A two-hour ride this morning west of Bangkok had me in Kanchanaburi. Our first stop was the Kanchanaburi Allied War Cemetery. Here layed WW2 POWs mostly from Holland and Britian who died in Thailand. It was beautifully kept. Immediately after we went to the Jeath War Museum which had an assortment of weapons, pictures and actual stuff from WW2. I found most of the information informative if not repetitive. This was good because my history from WW2 is a little hazy.
From the museum we could walk over to the Kwai River Bridge or the Death Railway. For those of you who can't remember its significance: During WW2 in 1942 the Japanese made their POWs (British, Australian, Duth and American) build this bridge over to Burma (Burma-Siam Railway). It was made to maintain the army in Burma. They completed the bridge in 16 months but in 1945 allied planes destroyed the bridge. It was later repaired but apparently you can still see damage near the riverbanks. During its construction, about 13,000 prisoners-of-war died, mainly of sickness, malnutrition and exhaustion - and were buried along the railway, thus Death Railway.
After walking on the bridge and taking photos of the murky water below we headed off for our hour long train ride. It was the bumpiest ride I've ever been on. I thought our car was going to pull away from the others. There were broken seats and really old fans on the ceiling. I don't think any of us really thought of the significance of the bridge, about all the people who died building it; we were too busy trying to get the best pictures of the Kwai River.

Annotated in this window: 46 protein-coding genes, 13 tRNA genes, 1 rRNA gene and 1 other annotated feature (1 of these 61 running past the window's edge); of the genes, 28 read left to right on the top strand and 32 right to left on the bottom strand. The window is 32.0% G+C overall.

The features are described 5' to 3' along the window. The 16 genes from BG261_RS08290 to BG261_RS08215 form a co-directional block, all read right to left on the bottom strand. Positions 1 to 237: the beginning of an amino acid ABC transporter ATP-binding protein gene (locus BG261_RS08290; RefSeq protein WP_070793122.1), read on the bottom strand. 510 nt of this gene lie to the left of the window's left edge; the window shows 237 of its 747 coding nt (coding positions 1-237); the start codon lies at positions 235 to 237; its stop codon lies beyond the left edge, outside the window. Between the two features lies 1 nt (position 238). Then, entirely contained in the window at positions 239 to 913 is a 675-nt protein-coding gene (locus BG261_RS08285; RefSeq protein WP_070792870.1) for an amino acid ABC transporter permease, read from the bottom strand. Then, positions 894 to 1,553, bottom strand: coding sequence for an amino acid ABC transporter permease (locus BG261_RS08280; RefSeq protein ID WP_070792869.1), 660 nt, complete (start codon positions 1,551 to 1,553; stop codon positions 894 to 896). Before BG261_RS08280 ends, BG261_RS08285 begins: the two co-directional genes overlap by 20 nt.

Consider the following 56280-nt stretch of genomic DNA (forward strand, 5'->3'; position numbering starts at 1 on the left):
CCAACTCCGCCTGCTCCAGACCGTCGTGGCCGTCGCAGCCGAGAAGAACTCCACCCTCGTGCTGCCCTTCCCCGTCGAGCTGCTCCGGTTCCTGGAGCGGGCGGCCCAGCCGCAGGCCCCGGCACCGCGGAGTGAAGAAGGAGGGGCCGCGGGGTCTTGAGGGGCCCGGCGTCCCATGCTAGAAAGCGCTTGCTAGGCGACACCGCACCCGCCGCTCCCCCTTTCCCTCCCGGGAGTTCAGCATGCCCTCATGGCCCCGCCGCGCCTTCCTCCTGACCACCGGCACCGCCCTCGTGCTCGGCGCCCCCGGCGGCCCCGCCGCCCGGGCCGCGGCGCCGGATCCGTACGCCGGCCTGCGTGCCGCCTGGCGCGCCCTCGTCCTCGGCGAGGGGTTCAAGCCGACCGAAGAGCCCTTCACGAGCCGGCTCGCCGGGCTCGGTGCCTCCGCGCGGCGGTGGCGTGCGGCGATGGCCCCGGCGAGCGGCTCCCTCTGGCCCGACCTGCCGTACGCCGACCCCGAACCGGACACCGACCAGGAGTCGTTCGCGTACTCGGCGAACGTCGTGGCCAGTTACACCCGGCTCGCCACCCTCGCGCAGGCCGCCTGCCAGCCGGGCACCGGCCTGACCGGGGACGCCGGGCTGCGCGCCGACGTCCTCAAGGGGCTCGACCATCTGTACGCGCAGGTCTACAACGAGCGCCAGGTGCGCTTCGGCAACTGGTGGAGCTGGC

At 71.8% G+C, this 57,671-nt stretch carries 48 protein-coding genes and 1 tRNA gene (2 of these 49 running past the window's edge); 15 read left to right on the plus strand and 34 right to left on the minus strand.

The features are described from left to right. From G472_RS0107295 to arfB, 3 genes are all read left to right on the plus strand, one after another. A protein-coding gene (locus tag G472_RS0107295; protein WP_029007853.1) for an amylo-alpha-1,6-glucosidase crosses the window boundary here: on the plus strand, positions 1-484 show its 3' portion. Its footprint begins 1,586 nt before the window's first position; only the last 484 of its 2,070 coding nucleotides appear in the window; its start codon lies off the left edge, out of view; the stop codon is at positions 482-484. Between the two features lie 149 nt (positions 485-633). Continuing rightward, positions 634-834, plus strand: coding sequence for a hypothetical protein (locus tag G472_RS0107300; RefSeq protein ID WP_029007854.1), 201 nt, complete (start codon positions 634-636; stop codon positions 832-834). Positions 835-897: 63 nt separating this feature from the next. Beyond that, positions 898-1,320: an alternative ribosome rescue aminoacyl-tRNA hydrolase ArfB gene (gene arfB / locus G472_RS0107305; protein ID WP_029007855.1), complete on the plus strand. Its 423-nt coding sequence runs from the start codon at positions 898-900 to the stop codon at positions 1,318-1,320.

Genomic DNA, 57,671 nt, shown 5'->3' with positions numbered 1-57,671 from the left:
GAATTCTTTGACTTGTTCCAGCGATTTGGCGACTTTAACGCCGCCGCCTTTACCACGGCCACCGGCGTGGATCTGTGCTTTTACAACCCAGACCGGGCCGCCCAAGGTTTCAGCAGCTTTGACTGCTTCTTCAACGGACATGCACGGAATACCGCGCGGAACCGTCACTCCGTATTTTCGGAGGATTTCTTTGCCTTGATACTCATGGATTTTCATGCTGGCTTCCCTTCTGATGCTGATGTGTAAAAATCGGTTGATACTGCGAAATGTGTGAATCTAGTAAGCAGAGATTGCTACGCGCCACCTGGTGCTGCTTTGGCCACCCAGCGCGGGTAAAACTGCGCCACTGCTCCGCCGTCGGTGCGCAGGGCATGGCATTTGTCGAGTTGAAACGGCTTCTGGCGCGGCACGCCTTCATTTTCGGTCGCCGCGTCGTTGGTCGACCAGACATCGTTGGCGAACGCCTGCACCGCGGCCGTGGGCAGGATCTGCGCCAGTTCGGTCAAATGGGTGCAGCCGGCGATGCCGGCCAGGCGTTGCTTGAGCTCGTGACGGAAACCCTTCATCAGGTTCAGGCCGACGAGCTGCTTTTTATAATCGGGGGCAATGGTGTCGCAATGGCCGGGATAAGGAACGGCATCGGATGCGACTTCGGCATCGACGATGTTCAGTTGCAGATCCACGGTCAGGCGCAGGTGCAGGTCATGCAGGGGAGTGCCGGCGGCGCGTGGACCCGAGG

We ate lunch on a restaurant along the river. It was a simple buffet with typical Thai food. I enjoyed talking to the Americans and Australians who were a part of my group. Everyone has such a different story than your own so it's wonderful to hear them.
Then we went to a stupid waterfall that I won't bother writing more about.
And the best part of my day was going to the Wa Pa Laungta Bua Yannasampanno, Forest Monastery (Tiger Temple). I've seen so many different kinds of animals in the few months that I have been away. I've never seen a tiger up close and personal so I was really excited.
Red is the color of danger for tigers. So anybody who had red on had to change into a neutral color. Luckily I had no red on today. We walked through the grounds of the monastery and we were surprised to see horses, billy goats, deer and peacocks. I loved it.
Here's the story with the tigers. They need a new home. http://www.tigertemple.comClick on the English version and please read.
Getting back to me. The tigers and their handlers were in a big open space while we, the tourists were sectioned off by a small rope. If we wanted to have our pics taken with the tigers, we had to give our cameras to one of the handlers. Then another handler would lead us around to the tigers while the first handler took our pictures with the tigers. We weren't allowed to wear hats or make any noises. The tigers were lazing about half asleep chained to polls. We did little poses near the snoozing tigers while giving them a little stroke here and there.
A monk was in the middle of all this action stroking and combing the tigers. Is it wrong to think a monk is hot? Well this monk was. I think he caught my loving him vibe because he called me over to him, and he put one of the tigers on my lap. He/she was snoozing while I lovingly stroked his head. I want a pet tiger right now. I think I just might volunteer there for a month or so but I wonder if I would have to shave my head.